Veterans of Capitol Hill scoffed at the Pentagon's restrictions on who can talk to lawmakers.
"If I was the staff director I would say why the hell should I care who you want to appear before my committee," said Winslow Wheeler , who worked for three Republican senators and one Democrat in a 30-year career as a top congressional aide. He called Wilkie's memo "embarrassing."
The memo has fueled complaints that the Bush administration is trying to restrict access to information about the war in Iraq.
The special House oversight panel, according to aides, has written at least 10 letters to the Pentagon since February seeking information and has received only one official reply. Nor has the Pentagon fully complied with repeated requests for all the monthly assessments of Iraqi security forces, reports compiled by US military advisers embedded with Iraqi units.
Some on Capitol Hill are focusing their frustrations on Wilkie.
Before the Senate confirmed him last fall, Wilkie -- an aide to former GOP senator Jesse Helms of North Carolina -- was a senior director of the National Security Council in the White House from 2003 to 2005.
Wilkie was also the "principal staffer and editor of the national security section of the 2000 Republican Party Presidential Platform," according to his official biography. Wilkie is currently responsible for providing "guidance for centralized direction, integration, and control of DoD legislative affairs and liaison activities with the US Congress," according to a September 2006 Pentagon job description.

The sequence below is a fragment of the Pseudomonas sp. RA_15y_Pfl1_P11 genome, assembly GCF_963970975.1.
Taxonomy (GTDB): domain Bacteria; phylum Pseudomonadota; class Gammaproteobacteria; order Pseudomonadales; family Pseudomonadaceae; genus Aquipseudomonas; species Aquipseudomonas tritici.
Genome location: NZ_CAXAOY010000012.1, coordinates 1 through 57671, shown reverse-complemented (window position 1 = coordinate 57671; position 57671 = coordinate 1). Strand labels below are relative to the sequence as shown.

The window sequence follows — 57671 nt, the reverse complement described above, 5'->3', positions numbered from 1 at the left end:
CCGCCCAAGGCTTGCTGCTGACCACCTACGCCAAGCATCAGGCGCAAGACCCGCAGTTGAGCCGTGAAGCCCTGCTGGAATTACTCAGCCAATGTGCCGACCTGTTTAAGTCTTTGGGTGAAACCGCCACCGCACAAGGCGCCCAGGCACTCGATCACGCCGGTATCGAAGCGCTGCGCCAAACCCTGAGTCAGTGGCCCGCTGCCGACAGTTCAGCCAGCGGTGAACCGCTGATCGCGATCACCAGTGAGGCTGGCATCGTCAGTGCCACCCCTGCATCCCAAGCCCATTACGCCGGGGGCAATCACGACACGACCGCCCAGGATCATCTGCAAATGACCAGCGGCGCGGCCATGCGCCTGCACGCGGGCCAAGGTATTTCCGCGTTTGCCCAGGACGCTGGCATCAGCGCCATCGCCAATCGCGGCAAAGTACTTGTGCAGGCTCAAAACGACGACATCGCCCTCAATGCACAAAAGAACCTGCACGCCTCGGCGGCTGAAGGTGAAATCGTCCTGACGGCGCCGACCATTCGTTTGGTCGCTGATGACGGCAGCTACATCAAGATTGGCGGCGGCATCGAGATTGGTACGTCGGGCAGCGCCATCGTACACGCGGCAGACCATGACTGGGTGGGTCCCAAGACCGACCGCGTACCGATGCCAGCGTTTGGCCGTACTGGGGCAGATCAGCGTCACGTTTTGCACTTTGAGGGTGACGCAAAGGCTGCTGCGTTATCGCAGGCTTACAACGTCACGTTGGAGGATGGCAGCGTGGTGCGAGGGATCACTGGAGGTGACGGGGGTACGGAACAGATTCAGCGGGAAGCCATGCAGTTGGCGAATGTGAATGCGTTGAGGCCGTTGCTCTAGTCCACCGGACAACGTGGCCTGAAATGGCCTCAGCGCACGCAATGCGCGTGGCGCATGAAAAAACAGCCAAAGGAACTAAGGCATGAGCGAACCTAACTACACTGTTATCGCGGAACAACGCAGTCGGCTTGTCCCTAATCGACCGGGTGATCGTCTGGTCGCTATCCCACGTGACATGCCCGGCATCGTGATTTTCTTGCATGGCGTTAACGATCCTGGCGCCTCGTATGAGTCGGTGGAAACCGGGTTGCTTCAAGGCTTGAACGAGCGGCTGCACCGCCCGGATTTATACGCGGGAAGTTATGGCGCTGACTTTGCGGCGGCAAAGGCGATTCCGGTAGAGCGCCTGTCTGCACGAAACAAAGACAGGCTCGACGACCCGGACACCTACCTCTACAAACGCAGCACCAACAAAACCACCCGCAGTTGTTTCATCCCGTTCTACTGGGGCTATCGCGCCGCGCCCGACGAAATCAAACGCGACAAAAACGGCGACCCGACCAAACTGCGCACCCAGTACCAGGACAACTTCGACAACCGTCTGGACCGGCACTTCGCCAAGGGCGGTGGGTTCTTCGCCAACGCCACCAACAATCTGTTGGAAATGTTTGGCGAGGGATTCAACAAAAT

Several congressional officials accused him of attempting to muzzle the military's lower ranks, which are more likely to give Congress an unvarnished opinion compared with the top-level Pentagon brass, who typically seek to further the Bush administration's policies.
Wilkie's guidelines stipulate, for example, that "junior officers" -- any officer at or below the rank of colonel, as well as noncommissioned officers -- "may provide support to briefers and witnesses, but shall not be asked or required to have their names entered into the record or speak on the record," according to the memo, which was sent to Erin Conaton, the armed services panel staff director.
The guidelines claim the right to provide Congress only with witnesses who are Bush administration appointees -- as opposed to longtime senior government officials who do not owe their jobs to the current administration -- to provide sworn testimony.
Sandra Stuart, who served as assistant secretary of defense for legislative affairs from 1994 to 1999, said that such specific guidelines are unprecedented.
While there has always been "a back and forth and to and fro-ing" between the Pentagon and Congress over what witnesses and information to provide, she said, "I do not recall that there were policies of this sort with that sort of specificity," such as stipulating only colonels and generals could participate in legislative briefings or fact-finding hearings.
David Golove, a New York University law professor who specializes in executive power issues, said there appears to be no legal basis for the Pentagon's limits on lower-level officers speaking directly to Congress -- and lawmakers' power on this issue supercedes the military's.
"Congress has the power to subpoena anyone in the United States who has information relevant to their proceedings," Golove said.
Charlie Savage of the Globe staff contributed to this report.